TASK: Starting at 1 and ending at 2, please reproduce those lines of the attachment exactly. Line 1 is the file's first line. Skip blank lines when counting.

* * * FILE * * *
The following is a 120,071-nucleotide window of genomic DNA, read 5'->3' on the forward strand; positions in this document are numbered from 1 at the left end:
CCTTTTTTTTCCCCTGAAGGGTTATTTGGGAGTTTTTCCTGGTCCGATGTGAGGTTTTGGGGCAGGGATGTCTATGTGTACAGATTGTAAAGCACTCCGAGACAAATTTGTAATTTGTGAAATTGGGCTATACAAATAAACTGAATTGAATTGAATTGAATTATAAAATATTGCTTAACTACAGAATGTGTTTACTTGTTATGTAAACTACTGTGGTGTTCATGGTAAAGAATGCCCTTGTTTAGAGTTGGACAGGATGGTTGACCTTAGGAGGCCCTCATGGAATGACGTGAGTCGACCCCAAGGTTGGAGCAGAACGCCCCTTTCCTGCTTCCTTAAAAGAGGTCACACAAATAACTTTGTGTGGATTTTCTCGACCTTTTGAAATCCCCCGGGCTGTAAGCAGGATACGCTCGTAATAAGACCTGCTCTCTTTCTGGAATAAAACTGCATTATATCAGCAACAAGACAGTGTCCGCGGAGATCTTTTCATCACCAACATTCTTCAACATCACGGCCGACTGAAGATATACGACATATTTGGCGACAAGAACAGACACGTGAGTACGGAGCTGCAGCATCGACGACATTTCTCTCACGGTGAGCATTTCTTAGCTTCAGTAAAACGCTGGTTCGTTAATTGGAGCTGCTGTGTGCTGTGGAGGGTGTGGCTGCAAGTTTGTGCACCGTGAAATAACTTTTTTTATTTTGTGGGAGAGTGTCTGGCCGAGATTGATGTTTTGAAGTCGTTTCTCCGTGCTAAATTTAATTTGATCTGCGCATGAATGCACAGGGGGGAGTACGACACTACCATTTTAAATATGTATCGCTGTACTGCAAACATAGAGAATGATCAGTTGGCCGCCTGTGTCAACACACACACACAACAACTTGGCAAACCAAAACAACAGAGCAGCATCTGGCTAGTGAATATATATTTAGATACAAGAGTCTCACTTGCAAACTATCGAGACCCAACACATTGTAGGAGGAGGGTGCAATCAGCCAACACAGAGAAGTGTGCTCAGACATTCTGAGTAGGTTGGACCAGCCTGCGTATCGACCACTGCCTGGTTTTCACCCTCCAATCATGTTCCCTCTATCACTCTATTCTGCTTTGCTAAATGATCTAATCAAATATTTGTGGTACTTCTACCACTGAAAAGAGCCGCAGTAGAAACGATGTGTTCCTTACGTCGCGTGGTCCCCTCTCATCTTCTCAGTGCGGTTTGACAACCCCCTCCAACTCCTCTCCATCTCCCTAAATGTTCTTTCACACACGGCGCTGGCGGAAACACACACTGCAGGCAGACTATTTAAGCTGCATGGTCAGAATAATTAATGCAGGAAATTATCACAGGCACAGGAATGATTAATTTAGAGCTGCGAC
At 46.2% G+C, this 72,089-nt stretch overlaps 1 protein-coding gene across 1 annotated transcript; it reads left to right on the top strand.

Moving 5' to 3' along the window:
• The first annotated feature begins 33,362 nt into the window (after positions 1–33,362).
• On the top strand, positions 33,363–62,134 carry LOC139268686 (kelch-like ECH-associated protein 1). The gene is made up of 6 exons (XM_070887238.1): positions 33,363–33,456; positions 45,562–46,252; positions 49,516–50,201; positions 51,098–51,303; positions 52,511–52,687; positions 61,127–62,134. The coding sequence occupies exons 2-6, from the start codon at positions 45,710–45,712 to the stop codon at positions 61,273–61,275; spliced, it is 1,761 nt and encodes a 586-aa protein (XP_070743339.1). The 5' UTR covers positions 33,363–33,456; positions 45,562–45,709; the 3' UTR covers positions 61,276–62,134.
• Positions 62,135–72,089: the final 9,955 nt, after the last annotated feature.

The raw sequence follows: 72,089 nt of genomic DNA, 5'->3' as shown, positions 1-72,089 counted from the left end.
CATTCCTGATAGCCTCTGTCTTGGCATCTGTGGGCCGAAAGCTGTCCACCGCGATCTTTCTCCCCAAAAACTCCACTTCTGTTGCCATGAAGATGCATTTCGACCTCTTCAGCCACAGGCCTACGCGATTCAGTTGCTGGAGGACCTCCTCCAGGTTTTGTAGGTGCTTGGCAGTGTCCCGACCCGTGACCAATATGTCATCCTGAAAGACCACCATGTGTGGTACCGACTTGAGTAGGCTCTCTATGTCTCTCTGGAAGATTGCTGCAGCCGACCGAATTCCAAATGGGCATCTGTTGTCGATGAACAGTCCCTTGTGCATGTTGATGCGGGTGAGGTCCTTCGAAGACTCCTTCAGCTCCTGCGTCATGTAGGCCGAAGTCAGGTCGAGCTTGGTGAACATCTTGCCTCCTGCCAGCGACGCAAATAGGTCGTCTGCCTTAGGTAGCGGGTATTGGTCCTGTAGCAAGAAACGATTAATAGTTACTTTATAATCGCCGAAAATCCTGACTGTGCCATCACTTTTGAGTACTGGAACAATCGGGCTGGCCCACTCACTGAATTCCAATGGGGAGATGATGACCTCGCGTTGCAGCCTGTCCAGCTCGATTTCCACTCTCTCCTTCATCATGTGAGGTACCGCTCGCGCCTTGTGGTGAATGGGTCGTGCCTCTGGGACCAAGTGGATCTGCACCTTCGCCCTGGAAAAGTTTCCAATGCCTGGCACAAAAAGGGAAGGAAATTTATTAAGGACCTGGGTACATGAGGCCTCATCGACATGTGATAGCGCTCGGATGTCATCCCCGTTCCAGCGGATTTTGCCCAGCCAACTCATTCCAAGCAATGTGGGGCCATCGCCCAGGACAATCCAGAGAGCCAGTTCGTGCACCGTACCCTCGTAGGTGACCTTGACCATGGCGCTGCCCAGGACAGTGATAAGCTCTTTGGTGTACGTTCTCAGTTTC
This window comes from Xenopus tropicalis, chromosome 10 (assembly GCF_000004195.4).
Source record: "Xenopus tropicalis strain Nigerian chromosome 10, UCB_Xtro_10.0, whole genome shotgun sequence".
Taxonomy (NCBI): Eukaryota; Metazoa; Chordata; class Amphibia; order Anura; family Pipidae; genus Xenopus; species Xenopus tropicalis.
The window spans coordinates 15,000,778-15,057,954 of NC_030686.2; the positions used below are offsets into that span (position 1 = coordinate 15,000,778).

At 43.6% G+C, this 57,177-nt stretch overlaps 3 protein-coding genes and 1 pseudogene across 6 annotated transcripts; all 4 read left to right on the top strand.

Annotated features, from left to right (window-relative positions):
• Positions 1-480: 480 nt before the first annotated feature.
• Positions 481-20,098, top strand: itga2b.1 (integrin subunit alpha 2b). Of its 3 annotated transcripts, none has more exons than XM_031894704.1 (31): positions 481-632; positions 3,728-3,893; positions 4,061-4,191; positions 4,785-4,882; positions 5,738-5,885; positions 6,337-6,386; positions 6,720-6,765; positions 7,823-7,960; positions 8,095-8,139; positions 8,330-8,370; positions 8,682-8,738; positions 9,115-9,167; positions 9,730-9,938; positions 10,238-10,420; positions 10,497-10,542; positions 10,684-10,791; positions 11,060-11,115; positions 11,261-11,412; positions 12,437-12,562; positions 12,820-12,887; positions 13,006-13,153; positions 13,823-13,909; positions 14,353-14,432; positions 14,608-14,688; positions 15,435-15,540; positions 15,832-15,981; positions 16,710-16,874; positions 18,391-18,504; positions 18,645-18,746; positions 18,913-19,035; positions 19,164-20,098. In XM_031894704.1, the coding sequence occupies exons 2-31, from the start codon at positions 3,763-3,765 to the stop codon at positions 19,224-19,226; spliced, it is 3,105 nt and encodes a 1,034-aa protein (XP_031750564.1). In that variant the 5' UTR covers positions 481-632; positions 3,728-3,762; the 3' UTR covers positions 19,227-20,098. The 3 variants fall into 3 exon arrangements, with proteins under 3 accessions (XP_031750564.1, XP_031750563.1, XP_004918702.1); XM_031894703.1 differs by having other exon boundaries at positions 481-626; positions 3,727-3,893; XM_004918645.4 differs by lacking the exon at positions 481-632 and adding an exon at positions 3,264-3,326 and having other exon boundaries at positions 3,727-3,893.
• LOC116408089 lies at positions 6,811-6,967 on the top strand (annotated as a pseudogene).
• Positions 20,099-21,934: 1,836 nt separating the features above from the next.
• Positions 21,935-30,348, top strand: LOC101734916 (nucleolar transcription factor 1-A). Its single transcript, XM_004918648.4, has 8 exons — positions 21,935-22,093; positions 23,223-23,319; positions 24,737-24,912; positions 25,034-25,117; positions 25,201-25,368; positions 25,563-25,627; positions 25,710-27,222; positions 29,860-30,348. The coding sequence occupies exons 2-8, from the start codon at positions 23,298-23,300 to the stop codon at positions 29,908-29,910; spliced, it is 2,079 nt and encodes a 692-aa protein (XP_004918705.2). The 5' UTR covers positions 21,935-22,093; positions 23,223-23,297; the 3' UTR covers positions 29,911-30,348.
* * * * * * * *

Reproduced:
The following is a 120,071-nucleotide window of genomic DNA, read 5'->3' on the forward strand; positions in this document are numbered from 1 at the left end:
CCTTTTTTTTCCCCTGAAGGGTTATTTGGGAGTTTTTCCTGGTCCGATGTGAGGTTTTGGGGCAGGGATGTCTATGTGTACAGATTGTAAAGCACTCCGAGACAAATTTGTAATTTGTGAAATTGGGCTATACAAATAAACTGAATTGAATTGAATTGAATTATAAAATATTGCTTAACTACAGAATGTGTTTACTTGTTATGTAAACTACTGTGGTGTTCATGGTAAAGAATGCCCTTGTTTAGAGTTGGACAGGATGGTTGACCTTAGGAGGCCCTCATGGAATGACGTGAGTCGACCCCAAGGTTGGAGCAGAACGCCCCTTTCCTGCTTCCTTAAAAGAGGTCACACAAATAACTTTGTGTGGATTTTCTCGACCTTTTGAAATCCCCCGGGCTGTAAGCAGGATACGCTCGTAATAAGACCTGCTCTCTTTCTGGAATAAAACTGCATTATATCAGCAACAAGACAGTGTCCGCGGAGATCTTTTCATCACCAACATTCTTCAACATCACGGCCGACTGAAGATATACGACATATTTGGCGACAAGAACAGACACGTGAGTACGGAGCTGCAGCATCGACGACATTTCTCTCACGGTGAGCATTTCTTAGCTTCAGTAAAACGCTGGTTCGTTAATTGGAGCTGCTGTGTGCTGTGGAGGGTGTGGCTGCAAGTTTGTGCACCGTGAAATAACTTTTTTTATTTTGTGGGAGAGTGTCTGGCCGAGATTGATGTTTTGAAGTCGTTTCTCCGTGCTAAATTTAATTTGATCTGCGCATGAATGCACAGGGGGGAGTACGACACTACCATTTTAAATATGTATCGCTGTACTGCAAACATAGAGAATGATCAGTTGGCCGCCTGTGTCAACACACACACACAACAACTTGGCAAACCAAAACAACAGAGCAGCATCTGGCTAGTGAATATATATTTAGATACAAGAGTCTCACTTGCAAACTATCGAGACCCAACACATTGTAGGAGGAGGGTGCAATCAGCCAACACAGAGAAGTGTGCTCAGACATTCTGAGTAGGTTGGACCAGCCTGCGTATCGACCACTGCCTGGTTTTCACCCTCCAATCATGTTCCCTCTATCACTCTATTCTGCTTTGCTAAATGATCTAATCAAATATTTGTGGTACTTCTACCACTGAAAAGAGCCGCAGTAGAAACGATGTGTTCCTTACGTCGCGTGGTCCCCTCTCATCTTCTCAGTGCGGTTTGACAACCCCCTCCAACTCCTCTCCATCTCCCTAAATGTTCTTTCACACACGGCGCTGGCGGAAACACACACTGCAGGCAGACTATTTAAGCTGCATGGTCAGAATAATTAATGCAGGAAATTATCACAGGCACAGGAATGATTAATTTAGAGCTGCGAC